New Study: East Antarctica’s Ice Sheet Thickening, Gaining Mass – Especially Since The 1980s

A collection of 85-year-old photographs reveal “growth and stability” of the East Antarctic ice sheet.

Per a new study, more than 2200 historical aerial photos of a 2000 km stretch of ice in East Antarctica have been recently uncovered. The rare images reveal what the glaciers in this region looked like in 1937.

Interestingly, the photos show all these East Antarctic glaciers have remained stable, thickened, gained mass, and/or increased in elevation over the last 85 years, with much of the growth and mass gains occurring since 1985.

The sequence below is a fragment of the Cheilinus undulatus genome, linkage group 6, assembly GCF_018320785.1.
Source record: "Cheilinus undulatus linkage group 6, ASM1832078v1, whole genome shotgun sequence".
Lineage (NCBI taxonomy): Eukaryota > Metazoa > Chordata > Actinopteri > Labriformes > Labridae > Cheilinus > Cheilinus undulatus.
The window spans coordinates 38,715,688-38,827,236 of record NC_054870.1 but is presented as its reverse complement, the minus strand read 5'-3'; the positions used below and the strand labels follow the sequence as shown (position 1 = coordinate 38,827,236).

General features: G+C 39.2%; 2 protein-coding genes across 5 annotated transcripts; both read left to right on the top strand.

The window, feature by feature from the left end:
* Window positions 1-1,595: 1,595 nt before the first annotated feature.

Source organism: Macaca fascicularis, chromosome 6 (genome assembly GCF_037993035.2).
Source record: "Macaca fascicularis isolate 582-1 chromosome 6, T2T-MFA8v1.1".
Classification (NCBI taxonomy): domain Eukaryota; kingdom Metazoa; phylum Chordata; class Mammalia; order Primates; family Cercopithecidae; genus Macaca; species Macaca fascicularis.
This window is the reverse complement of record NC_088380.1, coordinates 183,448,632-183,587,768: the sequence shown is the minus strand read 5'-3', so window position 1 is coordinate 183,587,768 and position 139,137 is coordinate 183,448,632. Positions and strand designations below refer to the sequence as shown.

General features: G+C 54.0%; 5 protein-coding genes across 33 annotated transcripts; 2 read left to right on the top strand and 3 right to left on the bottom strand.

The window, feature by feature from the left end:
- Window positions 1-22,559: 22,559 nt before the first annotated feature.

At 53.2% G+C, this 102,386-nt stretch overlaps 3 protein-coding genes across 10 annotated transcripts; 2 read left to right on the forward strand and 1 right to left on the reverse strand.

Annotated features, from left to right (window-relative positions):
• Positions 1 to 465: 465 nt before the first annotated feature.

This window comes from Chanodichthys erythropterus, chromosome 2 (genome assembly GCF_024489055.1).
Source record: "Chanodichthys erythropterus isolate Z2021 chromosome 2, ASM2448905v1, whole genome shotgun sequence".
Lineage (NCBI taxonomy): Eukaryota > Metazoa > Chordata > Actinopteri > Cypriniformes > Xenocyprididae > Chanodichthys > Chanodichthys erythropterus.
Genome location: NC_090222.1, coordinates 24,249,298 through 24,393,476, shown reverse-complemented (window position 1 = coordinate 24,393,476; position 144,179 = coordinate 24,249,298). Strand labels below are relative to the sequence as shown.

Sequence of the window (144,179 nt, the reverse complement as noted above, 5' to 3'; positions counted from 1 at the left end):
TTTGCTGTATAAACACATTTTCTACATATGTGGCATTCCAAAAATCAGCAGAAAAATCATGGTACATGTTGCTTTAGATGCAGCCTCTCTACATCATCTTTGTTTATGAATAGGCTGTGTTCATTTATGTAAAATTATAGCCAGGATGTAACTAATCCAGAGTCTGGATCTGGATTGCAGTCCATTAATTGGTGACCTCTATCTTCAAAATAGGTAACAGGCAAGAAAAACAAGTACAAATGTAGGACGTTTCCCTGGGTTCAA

There has been no warming in this region since the 1950s. This suggests that “global warming” plays a minimal role in ice thickness changes.

“The terrestrial regions of the EAIS respond mainly to atmospheric forcing. Overall, there has been no significant trends in annual or seasonal mean air temperature in East Antarctica since the 1950s, and mean austral summer air temperature (December to February) from stations in all regions rarely exceeds 0 °C (Fig. 4C). This suggests that surface melting have played a minimal role in the documented ice thickness changes overtime.”

Image Source: Domgaard et al., 2024

2 responses to “New Study: East Antarctica’s Ice Sheet Thickening, Gaining Mass – Especially Since The 1980s”

  1. New Study: East Antarctic Ice Sheet Thickening, Gaining Mass — Most Growth Since 1985 –

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